Police of 14 European Countries Conducted File-Sharing CrackdownAdded: Wednesday, September 15th, 2010
Category: Bit Torrent Freedom > The Right To Share
Tags:ET, p2p, Torrent, Piracy, Peer To Peer, Network, Hackers, Internet, BitTorrent, Google, utorrent, bitcomet, extratorrent, 2010, www.extrattorrent.com
The request of Belgian authorities led to a coordinated effort of police in 14 European countries. The investigation in question has already been 2 years in progress. It is targeting users related to “The Scene” file-sharing network, and the servers illegally hosting the copyrighted content
Peer-to-peer networks took a big hit recently. The police across Europe conducted the largest crackdown against unauthorized file-sharing the world has ever seen. The police in 14 countries, including Italy, Belgium, Sweden, the UK, Norway, the Czech Republic, Germany and Hungary, conducted raids in the homes of some users suspected to be involved, and at the service providers hosting servers with illegal copyrighted content.
Even Sweden’s coordinator for IP crimes Paul Pinter admitted he had never heard of such huge crackdown in Europe in violation of copyright legislation before. The raids in question were conducted at the request of Belgian authorities, having been trying to reach a warez group called “The Scene” for 2 years already. The structure of the group was considered complicated, with the outfits at the top that competed to obtain and upload copyrighted content online. The next level is considered the websites hosting the copyrighted content at their servers and making it available for illegal download.
Lots of raids were carried out in Sweden, a country that has been long considered a file-sharing safe harbor. As Swedish prosecutors admitted, the raids in the country have targeted the websites mainly.
The Swedish Pirate Party appeared to be one of the targeted Internet service providers, as it hosted the servers of Wikileaks. Rick Falkvinge, the Pirate Party leader, announced that they revealed that the police have closed down Wikileaks newsroom, thus bringing the situation to a new level by going all over the constitutional limits.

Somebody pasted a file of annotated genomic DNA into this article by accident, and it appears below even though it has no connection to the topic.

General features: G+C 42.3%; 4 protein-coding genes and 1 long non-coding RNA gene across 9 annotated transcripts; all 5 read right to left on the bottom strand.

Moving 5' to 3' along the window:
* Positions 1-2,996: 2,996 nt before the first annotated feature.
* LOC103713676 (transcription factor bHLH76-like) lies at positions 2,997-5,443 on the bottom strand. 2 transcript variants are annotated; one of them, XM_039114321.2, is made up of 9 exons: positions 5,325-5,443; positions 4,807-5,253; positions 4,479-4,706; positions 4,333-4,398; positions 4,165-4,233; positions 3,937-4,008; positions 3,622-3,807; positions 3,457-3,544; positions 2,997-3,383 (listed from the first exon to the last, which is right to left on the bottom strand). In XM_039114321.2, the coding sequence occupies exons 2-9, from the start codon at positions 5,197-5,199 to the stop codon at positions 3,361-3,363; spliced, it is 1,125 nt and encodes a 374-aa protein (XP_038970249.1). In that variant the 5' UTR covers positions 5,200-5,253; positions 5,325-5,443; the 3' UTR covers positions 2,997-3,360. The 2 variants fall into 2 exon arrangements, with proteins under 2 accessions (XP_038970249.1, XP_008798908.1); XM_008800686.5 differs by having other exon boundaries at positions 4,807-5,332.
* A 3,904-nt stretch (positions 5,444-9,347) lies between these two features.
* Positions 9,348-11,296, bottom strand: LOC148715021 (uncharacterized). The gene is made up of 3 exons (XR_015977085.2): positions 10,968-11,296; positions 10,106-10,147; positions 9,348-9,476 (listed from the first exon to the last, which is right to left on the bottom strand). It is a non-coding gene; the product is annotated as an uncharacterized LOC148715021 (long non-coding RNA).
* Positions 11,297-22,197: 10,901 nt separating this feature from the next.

Meanwhile, a Swedish prosecutor refuses the fact that the raids were connected with Wikileaks, and argues that it doesn’t involve any investigation inside the country, but is just assistance to Belgium. He says that the seized material will probably be sent to Belgium for investigation.
Finally, The Pirate Bay, the world’s largest BitTorrent site, seems to be caught up in the mix as it was hosted by the Swedish Pirate Party as well – the tracker went down at the moment.
September 15th, 2010Posted by:
Wednesday, September 15th, 2010
|Too bad they don't use this much diligence in going after the drug trade?|
I don't have to fall off a cliff to believe what was stated in Sweden; the raids weren't connected due to WikiLeaks; hell they were and I am for that.
Releasing secret documents that either put people in severe danger; face immediate death and more Wikileaks got what they deserve.
The bad choice made was by the hosting service made in hosting them. Do you think for a minute any secret documents say from the Swedish Gov. was posted on Wikileaks they wouldn't be blasting down the hosting services doors?
|Thank's For the Info SAM|
|4GET - u can sukmukdik you can't understand plain english and the drugs were used as an example for using assets better. But your just too stupid with your un constructive and lamer flaming attempts LOOSER....|
|drug trade? what are you talking about? in most countries in europe drugs are decriminalized or legal.|
it cuts down on crime and drug use is generally safer and not as frequent as when its illegal.
of course there are people that do it even if its legal or not, but just because its legal doesnt make more people do it.
i know, i lived in switzerland already 12+ years, no crime and even junkies have jobs and are responsible.
its treated as a health matter not a crime. its only pigheaded americans that think legalizing drugs is the wrong way to go.
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